Block access to PHP files on your WordPress site with Nginx

In your WordPress site, there are directories that include PHP files that visitors should never be able to access directly. They are only there for WordPress to function as an application that runs on your server. But because of WordPress’ directory and file structure, they are kind of accessible to the public. All of them are meant to be part of a larger application – WordPress, that is – and should not cause any harm if called directly – that we know. Some of the files execute some code even when ran standalone. An attacker might know of a clever way to make that code run in an unexpected manner, causing harm. To be on the safe side, we should deny access to all these PHP files from the outside world. Since we block access to them in our Nginx configuration, PHP will still run them as usual and WordPress will work just fine.

The directories we need to protect

The wp-includes directory will always be named that. The directories for uploads, themes and plugins are by default subfolders within wp-content (wp-content/uploads, wp-content/themes and wp-content/plugins respectively), but may be moved elsewhere. The same goes for the wp-content directory itself.

Oh, and the access_log and log_not_found statements in the examples on this page are here just to not fill up our logs with crap requests. If you want to log the requests, remove the statements accordingly.

Block PHP files in the includes directory

This location should always be the same.

Block PHP files in the content directory

This directory is by default /wp-content, but you can easily define it to be elsewhere, e.g. by simply setting the WP_CONTENT_DIR/WP_CONTENT_URL constants, so adjust the config accordingly.

Block PHP files in the uploads directory

The uploads directory may or may not be a subdirectory of wp-content and may or may not have been renamed to something entirely different. Adjust the config accordingly.

The files part is for the default multisite/network path. You can remove it if you want to, but it doesn’t cause any harm to stay in there.

Plugin and theme directories

I think most people leave the themes and plugins directories as subdirectories within the content directory, but they can also easily be moved to somewhere else. You define the constant pair WP_PLUGIN_DIR/WP_PLUGIN_URL for plugins, and use the function register_theme_directory() for themes to do so. Add similar location blocks for plugins and themes if you have moved them out of the content directory as well.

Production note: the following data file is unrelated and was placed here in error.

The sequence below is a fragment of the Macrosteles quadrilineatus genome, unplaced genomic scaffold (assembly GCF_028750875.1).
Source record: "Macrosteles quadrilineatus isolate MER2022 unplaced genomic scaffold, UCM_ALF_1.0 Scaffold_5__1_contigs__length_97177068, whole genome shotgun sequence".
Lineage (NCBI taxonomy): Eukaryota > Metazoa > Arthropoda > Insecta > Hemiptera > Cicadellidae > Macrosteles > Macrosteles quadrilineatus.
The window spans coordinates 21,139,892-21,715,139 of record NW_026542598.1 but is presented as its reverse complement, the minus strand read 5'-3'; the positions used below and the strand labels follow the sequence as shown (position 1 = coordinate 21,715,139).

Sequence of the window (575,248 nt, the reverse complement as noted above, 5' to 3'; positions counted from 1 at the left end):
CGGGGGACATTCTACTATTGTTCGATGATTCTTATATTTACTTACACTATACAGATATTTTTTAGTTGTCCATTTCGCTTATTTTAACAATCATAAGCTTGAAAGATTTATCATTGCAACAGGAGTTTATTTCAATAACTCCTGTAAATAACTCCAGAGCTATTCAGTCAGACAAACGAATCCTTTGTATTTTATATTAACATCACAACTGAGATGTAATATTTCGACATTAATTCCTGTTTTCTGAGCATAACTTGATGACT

If you haven’t tampered with the plugin or theme locations, skip this part.

If you moved the plugins dir to e.g. /modules:

If you moved the themes dir to e.g. /skins:

If you use both, you should be able to combine them in the same way as we did with the upload folders above.

Block access to xmlrpc.php

If you don’t need XML-RPC (you most likely don’t – you only do if you use Jetpack or the WordPress phone app), you can block requests to it. Even though some people claim XML-RPC isn’t the culprit to the well-known attacks using it (notably people involved in services that use XML-RPC), it is beyond any doubt that you simply can not be attacked through XML-RPC if you block it entirely. All XML-RPC requests are routed through the file xmlrpc.php:

You have now reduced the public surface of your application similar to standing sideways in a gunfight: Your vulnerable surface that an attacker can hit is now much smaller.

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I love comments that bring new insights, shares ideas and experiences, and most of all: corrects my mistakes. For support questions, there are other fora, like Stack Overflow, Server Fault and the WordPress support forum.

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